"Hundreds of dollars" might be putting it mildly. During a panel discussion at the 2012 Planet Comicon, Olmos suggested the "one-of-a-kind" piece was, in fact, worth roughly $200,000. In other news, Tor reported the trashed toy was included in a January 2009 auction, so perhaps some ravenous Battlestar Galactica fan is dutifully gluing it all back together this very minute.

Roar: A savage mistake from start to finish

You know what’s a bad idea? Casting yourself and your family alongside 150 lions, leopards, tigers, jaguars, and elephants, and capturing every scream on film as everyone is mauled. That’s how filmmaker Noel Marshall created the 1981 stinker Roar, which is generally considered "the most dangerous movie ever made." As reported by the Associated Press (via The Hollywood Reporter), the trailer for Alamo Drafthouse’s 2015 theatrical rerelease glibly claimed, "No animals were harmed in the making of this film. 70 members of the cast and crew were." Hitfix said Roar was "like Walt Disney went insane and shot a snuff version of Swiss Family Robinson."

The film stars Noel Marshall, his two sons John and Jerry, his then-wife Tippi Hedren, and her daughter Melanie Griffin. While filming, the whole cast was routinely savaged by lions, who charged at the actors and occasionally clawed at their faces. Noel reportedly wouldn’t always yell "Cut!" as his family begged for help because he didn’t want to lose a take. Hedren suffered multiple scalp wounds. Griffith temporarily quit, fearing she’d wind up with only "half a face." Ringmaster Noel Marshall was bitten so many times that he wound up hospitalized with gangrene. The production went wildly over budget and cost $17 million, making it one seriously lavish Hollywood clunker.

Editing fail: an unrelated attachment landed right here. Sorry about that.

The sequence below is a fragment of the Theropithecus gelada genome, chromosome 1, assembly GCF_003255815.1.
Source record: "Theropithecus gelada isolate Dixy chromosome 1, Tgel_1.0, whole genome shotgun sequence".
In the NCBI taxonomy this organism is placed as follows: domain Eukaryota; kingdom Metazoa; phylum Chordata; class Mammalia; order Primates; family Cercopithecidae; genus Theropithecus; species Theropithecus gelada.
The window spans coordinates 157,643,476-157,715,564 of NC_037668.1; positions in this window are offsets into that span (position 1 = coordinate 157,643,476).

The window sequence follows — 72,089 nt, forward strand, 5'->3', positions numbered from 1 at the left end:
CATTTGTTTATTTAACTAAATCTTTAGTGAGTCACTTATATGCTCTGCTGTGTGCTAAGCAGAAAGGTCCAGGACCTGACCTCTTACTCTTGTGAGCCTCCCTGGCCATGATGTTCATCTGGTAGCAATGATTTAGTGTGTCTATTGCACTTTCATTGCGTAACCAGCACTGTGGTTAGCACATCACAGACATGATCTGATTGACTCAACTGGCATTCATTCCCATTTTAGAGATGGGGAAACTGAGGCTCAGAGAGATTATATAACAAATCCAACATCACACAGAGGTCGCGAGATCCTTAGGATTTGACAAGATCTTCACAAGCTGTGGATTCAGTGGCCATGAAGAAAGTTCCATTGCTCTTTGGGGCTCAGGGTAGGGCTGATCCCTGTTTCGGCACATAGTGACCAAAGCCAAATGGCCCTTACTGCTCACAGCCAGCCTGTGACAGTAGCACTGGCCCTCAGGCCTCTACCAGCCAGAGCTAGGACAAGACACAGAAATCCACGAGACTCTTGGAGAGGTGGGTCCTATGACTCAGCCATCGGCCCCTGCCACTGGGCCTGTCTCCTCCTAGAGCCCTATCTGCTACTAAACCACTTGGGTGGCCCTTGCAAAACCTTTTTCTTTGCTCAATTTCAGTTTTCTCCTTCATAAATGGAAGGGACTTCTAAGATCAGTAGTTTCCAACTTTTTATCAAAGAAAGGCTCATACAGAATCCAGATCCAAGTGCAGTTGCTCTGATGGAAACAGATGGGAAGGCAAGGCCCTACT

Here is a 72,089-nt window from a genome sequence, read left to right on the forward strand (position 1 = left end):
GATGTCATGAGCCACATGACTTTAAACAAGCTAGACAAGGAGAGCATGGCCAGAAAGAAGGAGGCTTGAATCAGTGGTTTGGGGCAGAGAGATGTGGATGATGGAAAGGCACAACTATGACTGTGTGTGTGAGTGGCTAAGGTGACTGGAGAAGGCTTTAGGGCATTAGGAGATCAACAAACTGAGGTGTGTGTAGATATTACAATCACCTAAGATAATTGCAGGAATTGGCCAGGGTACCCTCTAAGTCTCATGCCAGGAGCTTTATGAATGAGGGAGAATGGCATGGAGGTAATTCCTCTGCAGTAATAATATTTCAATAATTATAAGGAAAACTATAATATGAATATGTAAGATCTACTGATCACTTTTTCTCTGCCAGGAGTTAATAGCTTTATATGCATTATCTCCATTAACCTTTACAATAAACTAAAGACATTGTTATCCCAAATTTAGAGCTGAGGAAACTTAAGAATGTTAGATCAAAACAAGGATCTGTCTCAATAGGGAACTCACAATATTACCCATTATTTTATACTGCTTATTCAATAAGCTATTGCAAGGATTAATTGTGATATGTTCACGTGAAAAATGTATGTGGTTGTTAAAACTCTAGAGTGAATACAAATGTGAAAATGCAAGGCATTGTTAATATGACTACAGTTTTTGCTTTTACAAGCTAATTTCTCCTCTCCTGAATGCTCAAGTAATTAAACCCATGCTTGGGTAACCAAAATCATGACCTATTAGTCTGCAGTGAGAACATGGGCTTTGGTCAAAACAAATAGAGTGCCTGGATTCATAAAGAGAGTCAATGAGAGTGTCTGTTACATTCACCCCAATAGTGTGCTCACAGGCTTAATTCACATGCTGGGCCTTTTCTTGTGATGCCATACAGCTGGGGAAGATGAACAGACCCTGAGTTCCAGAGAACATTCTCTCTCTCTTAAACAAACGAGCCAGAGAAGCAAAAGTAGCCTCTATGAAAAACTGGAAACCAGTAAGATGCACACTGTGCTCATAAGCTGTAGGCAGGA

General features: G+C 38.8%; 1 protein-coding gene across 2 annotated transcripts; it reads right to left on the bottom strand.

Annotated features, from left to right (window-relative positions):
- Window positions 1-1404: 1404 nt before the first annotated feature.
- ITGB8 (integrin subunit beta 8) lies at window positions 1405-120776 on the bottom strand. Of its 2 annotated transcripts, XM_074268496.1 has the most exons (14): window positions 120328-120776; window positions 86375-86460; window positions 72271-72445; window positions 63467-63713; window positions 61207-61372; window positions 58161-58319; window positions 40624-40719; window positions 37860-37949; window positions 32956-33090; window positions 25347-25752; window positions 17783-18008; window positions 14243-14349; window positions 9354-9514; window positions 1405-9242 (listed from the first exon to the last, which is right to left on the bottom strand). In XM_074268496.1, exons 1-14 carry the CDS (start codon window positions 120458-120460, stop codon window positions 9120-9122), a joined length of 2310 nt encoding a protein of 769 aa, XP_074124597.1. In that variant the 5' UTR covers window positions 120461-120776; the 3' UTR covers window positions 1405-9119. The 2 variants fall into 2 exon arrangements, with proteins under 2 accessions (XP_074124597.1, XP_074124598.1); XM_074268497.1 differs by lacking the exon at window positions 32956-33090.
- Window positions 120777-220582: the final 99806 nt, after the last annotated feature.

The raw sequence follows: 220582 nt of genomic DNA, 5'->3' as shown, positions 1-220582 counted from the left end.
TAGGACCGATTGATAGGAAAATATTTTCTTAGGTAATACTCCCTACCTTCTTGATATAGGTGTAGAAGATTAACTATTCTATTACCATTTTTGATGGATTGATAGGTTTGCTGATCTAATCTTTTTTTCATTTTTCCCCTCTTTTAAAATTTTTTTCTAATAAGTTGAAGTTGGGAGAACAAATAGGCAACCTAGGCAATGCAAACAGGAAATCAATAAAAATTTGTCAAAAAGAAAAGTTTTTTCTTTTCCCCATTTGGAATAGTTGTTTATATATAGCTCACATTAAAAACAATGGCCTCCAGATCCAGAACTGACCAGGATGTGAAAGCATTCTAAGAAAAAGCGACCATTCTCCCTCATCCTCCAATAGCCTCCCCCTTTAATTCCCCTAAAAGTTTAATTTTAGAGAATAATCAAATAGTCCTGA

Hedren must have longed for a simpler time when she was merely being attacked by angry birds.

Taraji P. Henson’s Maserati mishap

A stunt gone wrong during production of Babak Najafi’s 2018 thriller Proud Mary cost the filmmakers a hefty chunk of change. The scene involved Empire actress Taraji P. Henson at the wheel of a deliriously expensive silver Maserati and maniacally speeding through the streets of Lawrence, Mass. Henson was quite keen on performing all the required stunt driving herself. Prior to the incident, she’d reportedly pulled off all the skids and swerves with ease — for four solid takes. But according to TMZ, the fifth take went very badly, indeed.

Henson botched this spectacular bit of daredevilry and plowed right into a fire hydrant. "I just miscalculated the turn, and I forgot the fire hydrant was there … and water was all in the car," she told LIVE! with Kelly and Ryan. "But I got out, I’m fine! I made it out okay!" The car was decidedly worse for the wear. A professional Maserati fetishist told TMZ the repairs would likely cost around $12,000. Henson flipped: "As an executive producer, I was like, ‘Oh my god, this is going to cost us! I’m putting myself on Time Out!’"

Meanwhile, TMZ felt the need to report that the fire hydrant had been recently slapped with "a fresh coat of paint." Whew.